Written by Megan Olson Hunt
For my fall 2014 Teaching Enhancement Grant, I attended the Joint Mathematics Meetings in San Antonio, Texas over four days in January (most of which weren’t much warmer than the weather in Green Bay, but I did see a touch of sun, thankfully!). In that time, I managed what now seems like a bit of a feat, going to 45 presentations, each of which lasted anywhere from 15 minutes to four hours. Continue reading
Written by Sawa Senzaki
I attended the Society for Teaching Psychology’s Annual Conference on Teaching in Atlanta, Georgia in October 2014. The conference is also known as the Best Practices Conference, and it’s a great place to learn new pedagogical techniques practiced in my own discipline. Although this conference included many interesting topics, my primary agenda was to attend the workshop on the Scholarship of Teaching and Learning (SoTL).
Written by Adolfo Garcia
This is part 2 of Adolfo Garcia’s discussion on mentoring. Click here to read part 1.
On cynical days I think students probably remember very little of what I teach them. I am rewarded though when I visit with families at graduation and parents say how impactful I was along the way.
As the semester wraps up we start to think about grading, making resolutions for next semester, preparing for the Holidays, fitting in the get togethers, the recitals, and the shopping….the list could go on. Continue reading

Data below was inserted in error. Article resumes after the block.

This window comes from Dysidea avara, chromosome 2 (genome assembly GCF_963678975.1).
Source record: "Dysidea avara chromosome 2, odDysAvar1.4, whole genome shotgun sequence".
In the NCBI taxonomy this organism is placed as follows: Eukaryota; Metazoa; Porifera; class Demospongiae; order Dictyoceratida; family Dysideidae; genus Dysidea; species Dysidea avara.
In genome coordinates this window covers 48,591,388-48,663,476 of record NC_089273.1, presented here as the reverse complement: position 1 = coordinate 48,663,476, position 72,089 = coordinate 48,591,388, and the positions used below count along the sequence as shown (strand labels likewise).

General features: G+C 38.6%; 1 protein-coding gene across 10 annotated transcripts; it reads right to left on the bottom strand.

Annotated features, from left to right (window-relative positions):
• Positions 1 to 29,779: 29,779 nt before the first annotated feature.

Many of my female faculty colleagues probably experienced being addressed as Mrs. or Ms. at least once every semester and not just by incoming freshmen. Or they read comments about shoes in their end-of-semester evaluations. But are those isolated incidents or does gender matter in how students perceive the knowledge and expertise of an instructor? Do they see differences in pedagogies? Types of course work that male and female faculty assign? Do students find female instructors more relatable? Do they themselves behave differently in the classrooms of male and female instructors? Last academic year, I finally got a chance to collect data on several of these research questions as part of our Teaching Scholars Program. Continue reading
Prior to becoming the Director for the Center of the Advancement of Teaching and Learning I was unaware of what a special entity we as a campus had available to us: the UW System Office of Professional and Instructional Development (OPID). Continue reading
I know we are only a few days into the Summer 1 term, but I can already tell that the changes I made to my online course as a result of my participation in the Advanced Online Teaching Fellows program back in January have drastically changed the way I view online teaching. Continue reading
A life is not important except in the impact it has on other lives
-Jackie Robinson Continue reading
When I was first starting out as a professor students would ask me questions I just found ridiculous. Like, did they need to take a particular art history course. I thought, geez, take what the catalogue tells you to take! I didn’t always comprehend that a major or minor could have options, there could be confusion, and that the students themselves maybe didn’t know who else to ask those questions of. No, I thought, as the professor, their questions for me should be strictly limited to class content! Everything else was, “See your advisor.” And the advisor was never going to be me. Continue reading